While there’s never any malice and he’s not even conscious of acting out, his wife’s cancer is making him impossible to live with. Her best ally, he manages all her care with a clear head and fierce organizational skills. He’s practical, observant, and thoughtful, always trying to find ways around her lack of appetite for example even though he can be quite abrupt and insistent with it, almost controlling.

He’s terrified of losing her but instead of opening up, he lashes out at everything and everyone, including her and now me. Whenever I try and talk to him about it, he gets furious.

One night, he told me I could fuck off back home to the US — yes, in those terms — if I didn’t like it there because he still hadn’t understood I had come over to help him. Then again, before flying to Paris at the end of December 2018 I had been away for six years, grounded by depression and resulting hardship in America.

Although I’ve since then explained this to my parents, they didn’t understand and how could they? In Europe, when you get sick you get help and you get better because health is a basic human right there and financial resources have little to do with it. My stepmom’s cancer treatment is costing her exactly zero euros.

My father felt I had abandoned him so I probably deserved his harsh words even though staying away wasn’t a choice.

And yet, he subjected both my stepmom and I to verbal abuse on a daily basis for quite a while.

After naming the thing and understanding where it came from, I was finally ready to deal with it.


Coming up against the limits of language tends to happen when you venture into uncharted territory.

When the mind refuses to yield and transcribe something into words, I’ve learned to ask my heart instead.

While the right word might resist me — or I might not know it yet — articulating how I feel about something will generally help convey the same meaning. This has been an efficient way of getting around the unspeakable although one notable exception remains: The connection that binds me to the muse, “The Thing” that can only ever exist between the lines.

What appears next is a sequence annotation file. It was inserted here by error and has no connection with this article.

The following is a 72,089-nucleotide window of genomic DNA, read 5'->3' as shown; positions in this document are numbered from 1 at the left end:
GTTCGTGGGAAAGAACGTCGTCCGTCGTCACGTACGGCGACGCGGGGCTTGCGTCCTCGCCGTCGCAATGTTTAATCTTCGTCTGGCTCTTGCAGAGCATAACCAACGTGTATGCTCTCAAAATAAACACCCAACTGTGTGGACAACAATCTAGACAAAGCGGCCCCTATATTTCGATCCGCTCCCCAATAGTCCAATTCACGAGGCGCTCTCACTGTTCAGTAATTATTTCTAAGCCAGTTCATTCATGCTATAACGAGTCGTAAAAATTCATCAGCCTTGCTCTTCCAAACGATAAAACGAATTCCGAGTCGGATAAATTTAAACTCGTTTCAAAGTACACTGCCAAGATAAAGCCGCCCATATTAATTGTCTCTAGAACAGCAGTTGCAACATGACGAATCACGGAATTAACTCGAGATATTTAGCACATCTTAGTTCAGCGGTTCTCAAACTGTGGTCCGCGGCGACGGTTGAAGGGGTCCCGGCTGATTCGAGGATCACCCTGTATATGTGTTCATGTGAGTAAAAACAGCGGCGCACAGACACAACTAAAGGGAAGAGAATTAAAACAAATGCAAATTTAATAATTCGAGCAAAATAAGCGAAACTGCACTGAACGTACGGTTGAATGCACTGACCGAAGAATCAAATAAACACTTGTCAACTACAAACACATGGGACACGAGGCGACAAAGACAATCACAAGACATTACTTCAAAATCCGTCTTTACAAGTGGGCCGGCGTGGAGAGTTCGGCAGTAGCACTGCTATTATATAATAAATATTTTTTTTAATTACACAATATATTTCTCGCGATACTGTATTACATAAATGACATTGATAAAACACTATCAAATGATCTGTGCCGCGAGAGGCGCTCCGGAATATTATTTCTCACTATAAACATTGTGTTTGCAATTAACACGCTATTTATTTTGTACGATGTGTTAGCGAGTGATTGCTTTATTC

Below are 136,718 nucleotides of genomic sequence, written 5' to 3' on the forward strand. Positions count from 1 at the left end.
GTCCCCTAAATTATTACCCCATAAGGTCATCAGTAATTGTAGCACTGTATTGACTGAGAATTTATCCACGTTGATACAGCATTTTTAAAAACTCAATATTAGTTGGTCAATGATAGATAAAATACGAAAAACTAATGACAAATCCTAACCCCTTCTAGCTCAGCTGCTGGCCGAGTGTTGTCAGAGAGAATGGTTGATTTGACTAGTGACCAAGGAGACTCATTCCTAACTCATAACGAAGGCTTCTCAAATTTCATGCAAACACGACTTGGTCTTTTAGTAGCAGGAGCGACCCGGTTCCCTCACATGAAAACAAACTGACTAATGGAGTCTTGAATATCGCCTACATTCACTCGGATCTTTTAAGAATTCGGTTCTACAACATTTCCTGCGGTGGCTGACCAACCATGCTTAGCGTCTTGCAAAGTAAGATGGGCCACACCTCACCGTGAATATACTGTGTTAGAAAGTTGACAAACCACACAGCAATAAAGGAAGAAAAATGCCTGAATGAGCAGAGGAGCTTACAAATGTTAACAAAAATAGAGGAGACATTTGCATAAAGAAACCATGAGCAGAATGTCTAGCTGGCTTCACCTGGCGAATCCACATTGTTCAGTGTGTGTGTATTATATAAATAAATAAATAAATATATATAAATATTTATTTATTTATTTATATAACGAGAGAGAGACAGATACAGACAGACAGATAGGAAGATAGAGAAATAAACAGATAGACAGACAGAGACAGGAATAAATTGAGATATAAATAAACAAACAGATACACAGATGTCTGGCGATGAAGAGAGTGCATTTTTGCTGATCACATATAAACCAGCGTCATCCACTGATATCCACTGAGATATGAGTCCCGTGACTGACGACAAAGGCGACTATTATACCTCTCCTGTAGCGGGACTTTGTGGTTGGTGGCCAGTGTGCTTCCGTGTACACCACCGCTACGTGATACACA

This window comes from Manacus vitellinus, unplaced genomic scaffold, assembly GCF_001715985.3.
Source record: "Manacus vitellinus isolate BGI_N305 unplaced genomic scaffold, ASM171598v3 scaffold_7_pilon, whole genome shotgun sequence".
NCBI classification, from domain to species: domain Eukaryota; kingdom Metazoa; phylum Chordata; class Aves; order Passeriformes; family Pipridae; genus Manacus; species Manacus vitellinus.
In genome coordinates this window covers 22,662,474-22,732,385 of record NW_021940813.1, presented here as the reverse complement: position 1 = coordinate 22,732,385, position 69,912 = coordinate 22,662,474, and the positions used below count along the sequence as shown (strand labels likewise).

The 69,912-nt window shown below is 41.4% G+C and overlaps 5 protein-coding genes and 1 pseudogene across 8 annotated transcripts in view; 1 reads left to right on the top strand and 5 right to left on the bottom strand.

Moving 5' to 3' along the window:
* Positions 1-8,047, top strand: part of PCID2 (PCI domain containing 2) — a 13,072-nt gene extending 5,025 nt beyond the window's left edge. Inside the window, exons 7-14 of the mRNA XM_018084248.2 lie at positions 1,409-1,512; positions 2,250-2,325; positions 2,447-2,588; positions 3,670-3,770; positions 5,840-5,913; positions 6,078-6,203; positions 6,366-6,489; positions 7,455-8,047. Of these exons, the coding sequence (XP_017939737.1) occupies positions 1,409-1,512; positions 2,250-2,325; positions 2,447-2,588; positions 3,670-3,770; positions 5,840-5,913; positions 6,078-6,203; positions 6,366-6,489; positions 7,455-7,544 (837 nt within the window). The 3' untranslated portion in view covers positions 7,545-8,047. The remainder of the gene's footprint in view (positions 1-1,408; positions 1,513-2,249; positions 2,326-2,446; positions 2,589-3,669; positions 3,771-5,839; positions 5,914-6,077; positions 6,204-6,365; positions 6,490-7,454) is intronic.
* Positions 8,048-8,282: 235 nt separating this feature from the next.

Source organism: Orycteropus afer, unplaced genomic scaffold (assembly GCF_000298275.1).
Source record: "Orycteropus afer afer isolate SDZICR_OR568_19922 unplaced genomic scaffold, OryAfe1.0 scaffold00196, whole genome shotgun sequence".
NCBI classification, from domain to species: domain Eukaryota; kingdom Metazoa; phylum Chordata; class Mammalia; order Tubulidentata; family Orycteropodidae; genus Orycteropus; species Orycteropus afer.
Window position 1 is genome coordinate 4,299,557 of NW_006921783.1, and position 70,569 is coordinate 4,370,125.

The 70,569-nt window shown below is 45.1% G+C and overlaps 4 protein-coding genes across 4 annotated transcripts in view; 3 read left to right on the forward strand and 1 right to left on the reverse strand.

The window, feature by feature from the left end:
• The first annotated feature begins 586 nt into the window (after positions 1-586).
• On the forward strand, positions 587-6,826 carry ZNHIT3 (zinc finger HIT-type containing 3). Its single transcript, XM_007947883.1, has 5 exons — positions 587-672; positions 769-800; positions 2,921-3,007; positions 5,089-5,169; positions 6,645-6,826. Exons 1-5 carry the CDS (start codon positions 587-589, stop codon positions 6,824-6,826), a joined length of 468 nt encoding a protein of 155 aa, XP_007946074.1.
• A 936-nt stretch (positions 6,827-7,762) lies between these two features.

To me, writing is not just my vocation, livelihood, and lifeline; writing is life.

Framing life with words helps me gain some much-needed critical distance. Even when the event is recent, it’s always in the past and its retelling calls for structure and a clear conclusion that can only be reached through the act of writing.

Writing is thinking out loud, meandering in print, navigating the twists and turns of a recalcitrant and reluctant self until you get to that one thing you were looking for all along: truth.

Truth is elusive and hard-won, often dependent on perspective and the ability to parse life with some amount of detachment.

Writing is the quest of truth seekers dedicated to furthering our common understanding of what it means to be a human in the world, one experience, one word at a time.

For all writers are explorers.


I’m a French-American writer and journalist living out of a suitcase in transit between North America and Europe. To continue the conversation, follow the bird. For email and everything else, deets in bio.